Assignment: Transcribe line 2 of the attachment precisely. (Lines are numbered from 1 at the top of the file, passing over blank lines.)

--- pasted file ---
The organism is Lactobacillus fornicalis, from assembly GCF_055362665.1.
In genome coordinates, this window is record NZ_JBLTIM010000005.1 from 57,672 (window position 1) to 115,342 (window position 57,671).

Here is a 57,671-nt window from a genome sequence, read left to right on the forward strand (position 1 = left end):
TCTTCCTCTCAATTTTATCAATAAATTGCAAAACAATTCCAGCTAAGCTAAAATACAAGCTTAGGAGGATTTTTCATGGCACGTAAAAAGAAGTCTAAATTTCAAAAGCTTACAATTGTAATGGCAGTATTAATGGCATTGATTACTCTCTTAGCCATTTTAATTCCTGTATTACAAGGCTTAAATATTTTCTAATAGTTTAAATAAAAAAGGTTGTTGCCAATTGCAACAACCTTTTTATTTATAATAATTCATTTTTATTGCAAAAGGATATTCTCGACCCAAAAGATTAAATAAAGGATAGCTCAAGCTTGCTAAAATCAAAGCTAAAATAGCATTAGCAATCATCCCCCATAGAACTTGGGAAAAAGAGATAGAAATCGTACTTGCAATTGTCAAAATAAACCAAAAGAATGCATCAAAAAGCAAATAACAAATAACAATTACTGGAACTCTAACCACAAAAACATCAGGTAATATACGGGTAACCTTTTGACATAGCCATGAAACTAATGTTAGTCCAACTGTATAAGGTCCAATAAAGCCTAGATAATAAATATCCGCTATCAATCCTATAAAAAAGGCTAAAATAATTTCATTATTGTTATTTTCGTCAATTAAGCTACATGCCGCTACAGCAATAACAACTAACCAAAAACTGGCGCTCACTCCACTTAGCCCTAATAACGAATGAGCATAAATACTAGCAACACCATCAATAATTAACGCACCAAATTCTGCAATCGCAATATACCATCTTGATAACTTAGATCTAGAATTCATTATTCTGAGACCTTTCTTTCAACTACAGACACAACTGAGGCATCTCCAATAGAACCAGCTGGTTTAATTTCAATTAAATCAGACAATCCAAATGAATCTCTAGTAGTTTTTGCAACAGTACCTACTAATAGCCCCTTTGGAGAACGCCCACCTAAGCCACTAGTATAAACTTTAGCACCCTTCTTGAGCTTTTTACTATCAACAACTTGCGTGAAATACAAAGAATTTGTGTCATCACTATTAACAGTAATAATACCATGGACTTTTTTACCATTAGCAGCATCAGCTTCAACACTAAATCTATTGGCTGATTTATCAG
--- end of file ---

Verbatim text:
In genome coordinates, this window is record NZ_JBLTIM010000005.1 from 57,672 (window position 1) to 115,342 (window position 57,671).